At one point, during Wednesday night’s discussion on how PR practitioners can ensure their role and work is understood and appreciated from a senior-level business perspective, the statistic was raised that a 1 per cent improvement in customer satisfaction can have a 3 per cent improvement in market capitalisation.
As Mary Smiddy, the senior vice president of Health & Wellness at Weber Shandwick, pointed out that’s the kind of language that business leaders speak and it’s the message they want to hear.
Another of Wednesday night’s speakers, Piers Shervington, senior corporate communications manager of Cochlear, stressed the need for PRs to understand their audience. He wasn’t referring to the consumer audience that PR is generally preoccupied with, rather he was talking about knowing how to relate to your senior managers and internal stakeholders to ensure you have executive buy-in.
The reality is a lot of CEOs (and basically every CFO) talk in numbers, but it’s a language that PRs are generally terrible in speaking. PR pros are generally great story tellers but not so adept at translating their outcomes into business benefits.
It strikes me that what our industry needs is a similar kind of metric related to reputation. Everyone in the PR industry knows that reputation underpins not just all marketing activities, but I’d suggest most business functions as well.
I dare say when someone is able to do the required empirical study, it is going to demonstrate that shifts in a brand’s reputation have very clear and direct correlations to sales, profit and company value. And when that is clearly demonstrated, reputation has to become one of the core KPIs of any business and maybe then we’ll see more communications directors being invited into the C-Suite.
Until that time comes, of course, the experience of the speakers suggest that getting the ear of the CEO is no easy task. Amongst the advice given by Piers and Ben Findlay, senior manager of corporate affairs and communications at Deloitte, was taking work and worry off their tables, helping them to scratch their ego itch, and being proactive in providing counsel, especially in times of crisis.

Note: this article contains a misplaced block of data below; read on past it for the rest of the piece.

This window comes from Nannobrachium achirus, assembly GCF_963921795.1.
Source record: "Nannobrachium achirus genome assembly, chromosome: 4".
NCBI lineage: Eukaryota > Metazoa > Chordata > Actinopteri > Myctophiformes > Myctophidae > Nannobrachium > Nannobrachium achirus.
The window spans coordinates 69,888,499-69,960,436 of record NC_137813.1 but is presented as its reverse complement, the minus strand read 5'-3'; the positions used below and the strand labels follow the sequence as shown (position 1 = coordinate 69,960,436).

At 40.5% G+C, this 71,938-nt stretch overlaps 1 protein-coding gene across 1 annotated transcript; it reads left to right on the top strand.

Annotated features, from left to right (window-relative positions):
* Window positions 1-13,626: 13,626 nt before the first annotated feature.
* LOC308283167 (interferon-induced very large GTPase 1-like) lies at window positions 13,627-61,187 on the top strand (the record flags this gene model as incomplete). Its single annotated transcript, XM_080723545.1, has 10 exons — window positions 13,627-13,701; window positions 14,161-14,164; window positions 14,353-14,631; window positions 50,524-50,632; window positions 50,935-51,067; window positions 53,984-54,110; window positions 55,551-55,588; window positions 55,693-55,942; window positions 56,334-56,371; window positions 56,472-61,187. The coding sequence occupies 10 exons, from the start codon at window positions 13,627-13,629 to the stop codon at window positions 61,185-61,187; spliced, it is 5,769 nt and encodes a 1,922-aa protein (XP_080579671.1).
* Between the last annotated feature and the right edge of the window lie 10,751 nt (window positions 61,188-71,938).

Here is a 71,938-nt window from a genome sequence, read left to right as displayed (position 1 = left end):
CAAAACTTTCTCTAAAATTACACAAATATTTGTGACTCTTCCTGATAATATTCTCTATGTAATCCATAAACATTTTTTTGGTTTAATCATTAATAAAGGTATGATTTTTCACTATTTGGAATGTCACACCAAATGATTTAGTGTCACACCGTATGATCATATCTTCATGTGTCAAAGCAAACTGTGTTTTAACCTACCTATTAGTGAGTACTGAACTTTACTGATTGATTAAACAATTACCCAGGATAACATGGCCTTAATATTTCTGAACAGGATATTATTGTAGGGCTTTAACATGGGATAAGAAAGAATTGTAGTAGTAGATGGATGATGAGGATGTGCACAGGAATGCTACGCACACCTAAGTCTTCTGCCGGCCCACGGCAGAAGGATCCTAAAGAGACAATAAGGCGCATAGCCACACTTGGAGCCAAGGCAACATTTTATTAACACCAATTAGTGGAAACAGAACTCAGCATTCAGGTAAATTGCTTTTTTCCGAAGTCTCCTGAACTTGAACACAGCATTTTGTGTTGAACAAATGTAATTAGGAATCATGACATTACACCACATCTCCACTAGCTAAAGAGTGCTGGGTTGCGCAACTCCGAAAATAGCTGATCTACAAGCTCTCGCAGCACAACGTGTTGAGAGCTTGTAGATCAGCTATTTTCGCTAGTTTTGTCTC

All great advice, and they absolutely reflect the current reality that PR pros have to battle with in their everyday business environment. However, they are also all very subservient services and actions. In many ways, it’s sad that PR professionals have to wiggle their way into a CEO’s mind space.
David Breen, head of corporate affairs at ING Direct, made the very salient point that today’s CEO should be good at two things. He said they need to be the company’s chief sales person and that they need to focus on getting the people part of the business right. In other words, their key roles are internal and external communications. It’s hard to understand then, why any CEO wouldn’t want their chief communications executive by their side at all times and to be a critical member of that top executive circle. It’s hard to reconcile these modern-day business dynamics with the very obvious struggle that all of the speakers outlined in getting senior executives to understand the value of communications and reputation management.
Clearly, every single one of us in the industry need to do a better job at helping the business community understand our value. We need to speak their language and work out how to translate communication outcomes into direct business benefits. I know at MediaConnect, we’ve worked very hard at creating an online software platform that can capture as many data points as possible, and seamlessly translate them into easy-to-digest charts and reports. But I know, like everyone else, we can do it better.
No one in this industry should be satisfied until comms directors are an accepted part of the C-Suite and it’s everybody’s responsibility to help work towards making sure that happens sooner rather than later. As such, a big thank you to PRIA for a very informative event and MediaConnect was delighted to support the event and do our little bit towards working towards this objective.